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and the last administration. look at energy. look at private cultivation. look at texas. look at oklahoma. look at north dakota. they're creating jobs. then look at the epa. certainly growth is the only way out. we talk about cutting spending. we're not even cutting the baseline. we're cutting the growth in spending. >> what about jim's point of view that the deficit as a percentage of gdp is declining? >> i don't believe his math. i see trillion-dollar deficits for the last several years. i see us fighting over 2, 3, or 4 trillion over ten years when we still have a trillion every year for the last three. it doesn't add up. i don't know what jim is looking at. >> well, it's not my number. it's numbers from the government itself. >> that's good. >> the big decision you have to make when you apply fiscal austerity is how fast and how aggressive do you apply it while trying to improve the deficit but also maintain and not hamper the recovery or end the recovery. i would ask rick and everyone this, the question you have to ask yourself, who's best equipped to make that decision? is it a bunch of e
of education, energy, homeland security, interior, justice, state. in fact, it's more than we spend at all of them combined. maria, if we do nothing, by the year 2020, we'll be spending over $1 trillion a year on interest cost alone. that's $1 trillion we can't spend in this country to educate our kids or to rebuild our infrastructure or to do high-valuated research. unfortunately, it is $1 trillion that's going to be spent in those countries we're borrowing from. we'll be building the infrastructure in asia. we'll be educating those kids over there. it means we'll be building their universities so the research is done over there so the next new thing is created over there so the jobs of the future are there, not here. that's crazy. >> i think i know the answer to this next question, but i mean, what is a better outcome for the long-term fiscal health of the country? kicking the can down the road or leaving the status quo on spending and taxes or going over the fiscal cliff? i mean, do we need to go over the fiscal cliff with the four spending cuts and tax hikes to get things moving? >> th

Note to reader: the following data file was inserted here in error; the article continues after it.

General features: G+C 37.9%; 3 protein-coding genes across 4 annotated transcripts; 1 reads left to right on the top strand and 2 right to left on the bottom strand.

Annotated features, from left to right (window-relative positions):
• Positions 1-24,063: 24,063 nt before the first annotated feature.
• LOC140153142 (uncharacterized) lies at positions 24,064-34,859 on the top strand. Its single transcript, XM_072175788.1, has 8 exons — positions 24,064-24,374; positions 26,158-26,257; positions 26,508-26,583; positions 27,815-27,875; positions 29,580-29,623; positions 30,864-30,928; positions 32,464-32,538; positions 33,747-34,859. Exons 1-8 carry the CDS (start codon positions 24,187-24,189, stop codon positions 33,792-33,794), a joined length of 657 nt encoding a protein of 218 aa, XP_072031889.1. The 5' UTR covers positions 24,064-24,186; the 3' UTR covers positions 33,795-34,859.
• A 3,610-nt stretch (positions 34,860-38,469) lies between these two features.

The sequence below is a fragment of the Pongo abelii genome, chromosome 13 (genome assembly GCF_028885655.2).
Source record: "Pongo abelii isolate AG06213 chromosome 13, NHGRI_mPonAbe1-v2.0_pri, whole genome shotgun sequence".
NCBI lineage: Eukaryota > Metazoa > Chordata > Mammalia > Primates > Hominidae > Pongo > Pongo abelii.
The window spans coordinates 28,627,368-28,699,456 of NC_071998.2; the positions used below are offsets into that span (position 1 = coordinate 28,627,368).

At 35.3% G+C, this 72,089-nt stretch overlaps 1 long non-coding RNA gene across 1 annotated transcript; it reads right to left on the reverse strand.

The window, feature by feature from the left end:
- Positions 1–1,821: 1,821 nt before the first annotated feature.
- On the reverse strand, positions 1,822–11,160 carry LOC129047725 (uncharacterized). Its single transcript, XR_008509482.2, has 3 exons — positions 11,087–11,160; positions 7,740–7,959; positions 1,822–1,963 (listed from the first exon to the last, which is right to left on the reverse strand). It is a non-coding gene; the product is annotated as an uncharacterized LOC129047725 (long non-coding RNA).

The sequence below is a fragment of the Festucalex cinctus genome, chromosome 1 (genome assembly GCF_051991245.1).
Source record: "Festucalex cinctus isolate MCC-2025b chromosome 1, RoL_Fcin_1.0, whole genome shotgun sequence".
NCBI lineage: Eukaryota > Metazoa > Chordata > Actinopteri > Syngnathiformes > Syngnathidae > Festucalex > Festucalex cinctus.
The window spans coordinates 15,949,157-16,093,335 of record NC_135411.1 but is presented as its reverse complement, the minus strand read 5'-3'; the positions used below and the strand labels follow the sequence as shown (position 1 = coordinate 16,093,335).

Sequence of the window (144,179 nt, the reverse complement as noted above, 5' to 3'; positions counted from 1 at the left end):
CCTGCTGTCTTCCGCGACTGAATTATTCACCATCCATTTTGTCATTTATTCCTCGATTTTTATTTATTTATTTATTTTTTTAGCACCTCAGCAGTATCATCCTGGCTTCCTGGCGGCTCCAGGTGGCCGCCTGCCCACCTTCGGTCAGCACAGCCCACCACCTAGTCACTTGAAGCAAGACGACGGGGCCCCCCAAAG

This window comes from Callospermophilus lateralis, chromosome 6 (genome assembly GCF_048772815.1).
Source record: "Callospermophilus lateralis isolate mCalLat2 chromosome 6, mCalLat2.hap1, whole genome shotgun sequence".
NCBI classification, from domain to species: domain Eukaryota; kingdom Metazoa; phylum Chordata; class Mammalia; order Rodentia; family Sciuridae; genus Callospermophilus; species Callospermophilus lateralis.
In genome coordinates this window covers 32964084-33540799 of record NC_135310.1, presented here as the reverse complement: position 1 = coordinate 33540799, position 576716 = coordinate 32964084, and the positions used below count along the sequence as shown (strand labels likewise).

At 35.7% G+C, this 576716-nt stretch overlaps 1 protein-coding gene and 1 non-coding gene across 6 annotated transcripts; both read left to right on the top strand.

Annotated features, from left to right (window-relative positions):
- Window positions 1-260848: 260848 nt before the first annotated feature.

. the sectors, very much the risk-on sectors are the ones suffering the most. so energy, materials, technology, financials, are the ones you're going to see them sell if they expect the fiscal cliff negotiations to drag on here. what's the message for the market right now? you ready buy yet on this market? >> michael shay is not ready to buy yet. however, i'll tell you it was nice to see that short-term bottom today prior to the white house press conference. it's not as though a whole lot changed. it's been the same message we've got all week. but we got the message in a different setting. we got it at the white house, and we got it after they had met. >> is any deal satisfactory for the market? just get a deal so we get some clarity of how much we're going to pay in taxes, whether it's capital gains or income or whatever it is. any deal. >> no, i don't think any deal. to me, there has to be a deal that actually finally makes sense. >> gary? >> you want to buy some drug stocks. they were not in the group that it lost, as you just -- >> health care was damaged less this week. everybody was down
would achieve some of his energy goal simply not possible. you can't do it in a short time frame. so i think there are practical questions to that. but i don't think there's a principal objection to it if you somehow combined it with the existing system that in a way that reserved the distribution of the tax burden. he doesn't want to go backward on progressivity. and i think if you can meet those tests, that's part of help saying he's open to it. they've always been skeptical that you can did all these things. spi entitlement reform, deficit reduction and tax reform in anything close to the same time frame. >> all right, john, thank you. one more thing -- becky, i'm afraid to tell you this. fi phil lebeau, he knows everything about -- the last major -- >> i saw that. >> last major airline crash in the u.s. with fatalities was the one which was right after 9/11. >> horrific. >> in new york and right after 9/11. november of 2001. >> there was a 60 minutes piece on that neighborhood because that neighborhood just got swamped again. belle harbor i believe is the name. it just got swamped
Search Results 0 to 3 of about 4